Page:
Plastic LiDAR

LiDAR datasets allow us to work with digital facsimiles of the earth surface and its adornments (e.g., vegetation). It’s also possible to transform the digital models back into physical form. I have been trying this with my 3D printer.

Figure 1. 3D printed relief map of the Fred study site. Ellipse is the location of 10 study plots. This is a print of the digital terrain model, or bare earth model, based on the 2019 LiDAR data from Glacier Bay. Compare Figure 7 in this previous post. The print is built by adding successive horizontal layers of plastic and the visible layers are reliable elevation contours, in this case about five foot contours.

I started printing 3D relief maps a few years ago with coarser data. There are several websites where you can download printer-ready (.stl) files of user-selected map areas in most of the US. This summer I found some coarse data for Glacier Bay and printed a five inch (13.5 cm) wide model of the bay. Acrylic artist’s paints work well to decorate the printed maps.

Figure 2. Hand-painted 3D relief map of Glacier Bay proper. 3D printers are a long way from making color prints that would eliminate the hand-painting step. This 5 x 5 inch (13.5 x 13.5 cm) print is as big a square as my old printer will print.

Last fall I learned that was making high resolution LiDAR data available for many areas. Glacier Bay was not yet included, but the potential for printing detailed, small-scale relief maps encouraged me to buy a larger 3D printer (20 cm x 25 cm [8 in x 10 in] build area). Even with old, coarse data a bigger printer can produce impressive results.

Figure 3. 3D printed relief map of Glacier Bay printed in four panels. This is based on low-resolution topographic data. The entire map is 19 inches (48 cm) wide. If someone sent this to you, with a complete set of paints and brushes, would you paint it?

With high resolution LiDAR data, a bigger printer can make intriguing objects. Vermont acquired good LiDAR for the entire state which is now at where one can select a map area (which can include parts of multiple tiles) and download various data types (e.g., bare-earth or first returns) in a few different formats (e.g., point cloud [LAS] or raster surfaces [TIN]). There are options to remove noise from the data and make other tweaks as your order is prepared. I got carried away printing areas of complex 13,000 year-old glacial geomorphology near my house.

Figure 4. Four 3D printed and hand-painted panels highlighting the glacial origin of landforms in Salisbury and Middlebury. These were intended as educational aids during field trips but serve as decoration in my kitchen between outings.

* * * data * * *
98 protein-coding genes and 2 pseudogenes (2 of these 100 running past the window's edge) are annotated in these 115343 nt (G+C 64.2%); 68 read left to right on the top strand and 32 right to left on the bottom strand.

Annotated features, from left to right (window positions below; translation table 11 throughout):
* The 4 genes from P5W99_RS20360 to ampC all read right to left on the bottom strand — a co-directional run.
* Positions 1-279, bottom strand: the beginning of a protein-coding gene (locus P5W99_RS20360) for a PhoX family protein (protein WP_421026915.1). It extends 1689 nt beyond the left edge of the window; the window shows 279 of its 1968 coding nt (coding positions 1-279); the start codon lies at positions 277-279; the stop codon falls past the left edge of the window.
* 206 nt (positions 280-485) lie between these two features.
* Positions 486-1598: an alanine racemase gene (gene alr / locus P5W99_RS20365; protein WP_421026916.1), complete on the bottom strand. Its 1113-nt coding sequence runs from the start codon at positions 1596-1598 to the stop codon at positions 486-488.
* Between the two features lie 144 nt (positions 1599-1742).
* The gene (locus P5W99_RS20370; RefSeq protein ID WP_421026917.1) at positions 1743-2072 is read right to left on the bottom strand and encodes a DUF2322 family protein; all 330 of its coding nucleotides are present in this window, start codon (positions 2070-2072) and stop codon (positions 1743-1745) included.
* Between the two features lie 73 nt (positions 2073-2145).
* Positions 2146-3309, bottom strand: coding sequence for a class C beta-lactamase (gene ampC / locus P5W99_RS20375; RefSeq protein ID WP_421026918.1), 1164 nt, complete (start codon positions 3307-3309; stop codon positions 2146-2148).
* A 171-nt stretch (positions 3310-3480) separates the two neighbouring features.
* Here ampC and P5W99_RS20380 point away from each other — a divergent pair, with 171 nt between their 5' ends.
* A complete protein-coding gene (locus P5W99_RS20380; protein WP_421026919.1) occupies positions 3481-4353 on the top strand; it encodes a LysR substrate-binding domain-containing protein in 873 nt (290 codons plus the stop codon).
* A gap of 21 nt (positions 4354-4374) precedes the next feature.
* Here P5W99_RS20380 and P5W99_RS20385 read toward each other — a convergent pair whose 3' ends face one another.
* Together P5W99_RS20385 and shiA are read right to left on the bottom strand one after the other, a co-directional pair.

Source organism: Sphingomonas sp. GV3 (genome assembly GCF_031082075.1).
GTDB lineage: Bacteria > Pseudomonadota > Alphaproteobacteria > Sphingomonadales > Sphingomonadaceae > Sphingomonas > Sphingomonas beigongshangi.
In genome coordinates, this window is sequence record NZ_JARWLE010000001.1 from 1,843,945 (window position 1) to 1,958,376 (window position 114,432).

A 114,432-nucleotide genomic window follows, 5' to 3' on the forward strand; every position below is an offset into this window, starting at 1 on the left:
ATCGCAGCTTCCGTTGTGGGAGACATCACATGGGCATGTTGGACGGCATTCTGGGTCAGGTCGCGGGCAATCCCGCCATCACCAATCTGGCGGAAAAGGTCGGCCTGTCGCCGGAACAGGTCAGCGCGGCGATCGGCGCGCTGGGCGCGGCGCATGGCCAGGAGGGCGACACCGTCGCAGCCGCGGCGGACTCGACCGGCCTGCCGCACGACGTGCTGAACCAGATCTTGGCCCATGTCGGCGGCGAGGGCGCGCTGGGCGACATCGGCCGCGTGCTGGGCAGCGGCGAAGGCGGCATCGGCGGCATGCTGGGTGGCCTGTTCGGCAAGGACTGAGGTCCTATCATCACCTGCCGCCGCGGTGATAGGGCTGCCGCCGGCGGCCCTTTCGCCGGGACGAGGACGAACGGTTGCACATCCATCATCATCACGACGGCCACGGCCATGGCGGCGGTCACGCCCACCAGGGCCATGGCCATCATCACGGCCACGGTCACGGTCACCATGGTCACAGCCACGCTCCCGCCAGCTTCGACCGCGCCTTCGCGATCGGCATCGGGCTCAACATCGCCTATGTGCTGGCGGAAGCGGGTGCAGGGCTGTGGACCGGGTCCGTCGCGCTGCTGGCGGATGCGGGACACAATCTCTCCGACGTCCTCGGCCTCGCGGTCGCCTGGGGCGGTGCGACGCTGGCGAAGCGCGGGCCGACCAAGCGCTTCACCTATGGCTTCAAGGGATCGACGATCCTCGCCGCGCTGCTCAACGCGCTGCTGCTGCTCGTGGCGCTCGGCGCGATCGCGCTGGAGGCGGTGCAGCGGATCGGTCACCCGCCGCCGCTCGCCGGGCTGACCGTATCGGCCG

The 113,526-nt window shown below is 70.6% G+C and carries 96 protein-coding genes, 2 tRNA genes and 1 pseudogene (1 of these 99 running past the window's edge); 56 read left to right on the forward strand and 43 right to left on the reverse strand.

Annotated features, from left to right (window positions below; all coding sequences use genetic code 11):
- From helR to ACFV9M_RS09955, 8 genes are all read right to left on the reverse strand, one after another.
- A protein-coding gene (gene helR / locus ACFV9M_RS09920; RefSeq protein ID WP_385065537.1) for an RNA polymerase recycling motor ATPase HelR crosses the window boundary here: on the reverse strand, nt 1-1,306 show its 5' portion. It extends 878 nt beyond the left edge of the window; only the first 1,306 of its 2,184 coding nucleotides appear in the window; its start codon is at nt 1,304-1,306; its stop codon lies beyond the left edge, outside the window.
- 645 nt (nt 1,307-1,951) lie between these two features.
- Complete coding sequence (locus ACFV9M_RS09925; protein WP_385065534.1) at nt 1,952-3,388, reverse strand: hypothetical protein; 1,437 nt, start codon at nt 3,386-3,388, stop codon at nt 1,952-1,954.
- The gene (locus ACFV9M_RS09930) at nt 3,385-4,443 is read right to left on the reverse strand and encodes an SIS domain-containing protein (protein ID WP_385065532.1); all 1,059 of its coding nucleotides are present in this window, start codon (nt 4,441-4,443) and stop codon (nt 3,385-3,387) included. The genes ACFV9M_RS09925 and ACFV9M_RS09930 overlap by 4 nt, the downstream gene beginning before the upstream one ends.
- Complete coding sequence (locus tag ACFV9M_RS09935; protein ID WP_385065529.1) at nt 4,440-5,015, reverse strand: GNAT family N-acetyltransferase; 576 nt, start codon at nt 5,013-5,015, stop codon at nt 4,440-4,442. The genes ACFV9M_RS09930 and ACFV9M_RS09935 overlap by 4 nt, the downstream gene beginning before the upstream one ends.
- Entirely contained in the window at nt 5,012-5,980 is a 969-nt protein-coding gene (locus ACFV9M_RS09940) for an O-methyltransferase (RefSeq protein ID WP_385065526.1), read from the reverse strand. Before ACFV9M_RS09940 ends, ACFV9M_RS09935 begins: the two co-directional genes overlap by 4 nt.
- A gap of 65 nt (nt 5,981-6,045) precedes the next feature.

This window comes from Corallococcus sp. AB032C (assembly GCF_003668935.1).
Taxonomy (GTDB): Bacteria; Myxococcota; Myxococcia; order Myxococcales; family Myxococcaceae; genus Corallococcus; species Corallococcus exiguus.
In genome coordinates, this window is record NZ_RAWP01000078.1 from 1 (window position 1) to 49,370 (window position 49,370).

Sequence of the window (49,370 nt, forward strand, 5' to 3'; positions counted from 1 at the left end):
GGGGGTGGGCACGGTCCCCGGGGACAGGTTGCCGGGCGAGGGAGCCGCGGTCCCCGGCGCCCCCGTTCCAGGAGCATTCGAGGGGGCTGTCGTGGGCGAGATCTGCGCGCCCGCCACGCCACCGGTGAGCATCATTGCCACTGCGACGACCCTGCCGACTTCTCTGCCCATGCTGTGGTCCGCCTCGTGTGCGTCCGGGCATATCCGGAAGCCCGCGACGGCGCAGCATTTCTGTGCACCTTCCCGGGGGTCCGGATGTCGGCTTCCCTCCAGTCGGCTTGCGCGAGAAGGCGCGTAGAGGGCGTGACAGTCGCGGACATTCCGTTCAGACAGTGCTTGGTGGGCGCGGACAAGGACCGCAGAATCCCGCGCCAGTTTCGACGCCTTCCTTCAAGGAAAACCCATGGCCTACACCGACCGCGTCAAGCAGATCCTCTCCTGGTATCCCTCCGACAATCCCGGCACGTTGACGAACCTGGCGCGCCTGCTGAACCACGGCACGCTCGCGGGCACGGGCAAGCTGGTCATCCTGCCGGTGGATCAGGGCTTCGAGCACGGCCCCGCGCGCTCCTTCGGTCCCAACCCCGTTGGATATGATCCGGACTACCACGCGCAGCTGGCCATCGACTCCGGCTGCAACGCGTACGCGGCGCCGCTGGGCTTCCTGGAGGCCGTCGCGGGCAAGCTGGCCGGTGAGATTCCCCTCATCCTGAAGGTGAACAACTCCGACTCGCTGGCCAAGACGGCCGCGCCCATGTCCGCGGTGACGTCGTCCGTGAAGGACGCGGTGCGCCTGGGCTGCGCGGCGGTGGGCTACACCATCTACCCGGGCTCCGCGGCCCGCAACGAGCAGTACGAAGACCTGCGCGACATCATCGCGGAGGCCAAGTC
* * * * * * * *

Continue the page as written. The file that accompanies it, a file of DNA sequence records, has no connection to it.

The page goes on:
Converting the LiDAR raster file from to a file that a 3D printer can use requires a couple of steps. There is a plugin for QGIS (DEMto3D) which produces an stl file from a raster layer. Every 3D printer has a “slicer” program associated with it that converts the stl file to the gcode instructions for the printer.

Figure 5. 3D printed relief map (DTM or bare-earth) of an esker inside the ca. 1750 Glacier Bay terminal moraine a mile from Bartlett Lake. Richard Carstensen noticed this in the new LiDAR data and I thought it deserved more attention. The vertical elevation has been exaggerated by 2x.
Figure 6. Hand-painted 3D printed relief map of the ca. 1750 Glacier Bay terminal moraine shown in Figure 5. Colors code for geomorphic features: Orange — linear ridges assumed to be eskers, Deep Yellow — till, Brown — terminal moraine, White — kettles (all dry), Green to yellow — ca. 1750 outwash distal to the moraine (lighter colors are most recent). The panel is 9.75 inches (25 cm) wide. North is up.
Figure 7. 3D printed relief map of Bartlett Cove and Cooper’s Notch (large outwash channel to the right). The park headquarters, visitors lodge buildings, and docks have been removed (it is a digital terrain model). The panel is 9.75 inches (25 cm) wide and has no vertical exaggeration. North is to the left.
Figure 8. Hand-painted, 3D printed relief map shown in Figure 7. Colors code for geomorphic features: Grey — intertidal zone, Light Brown — glacial till, Brown — terminal moraine ridge, Orange — Beardslee Formation (old outwash from the advancing Glacier Bay glacier) that has been buckled by the advancing ice, Greens — ca. 1750 outwash surfaces eroded into the Beardslee Formation, and collapses of the steep cliffs at edges of outwash channels (I tried to make lighter greens represent more recent outwash events but got really confused and gave up), Blues — Bartlett Cove, dark/light boundary is the 20 fathom isobath. North is up.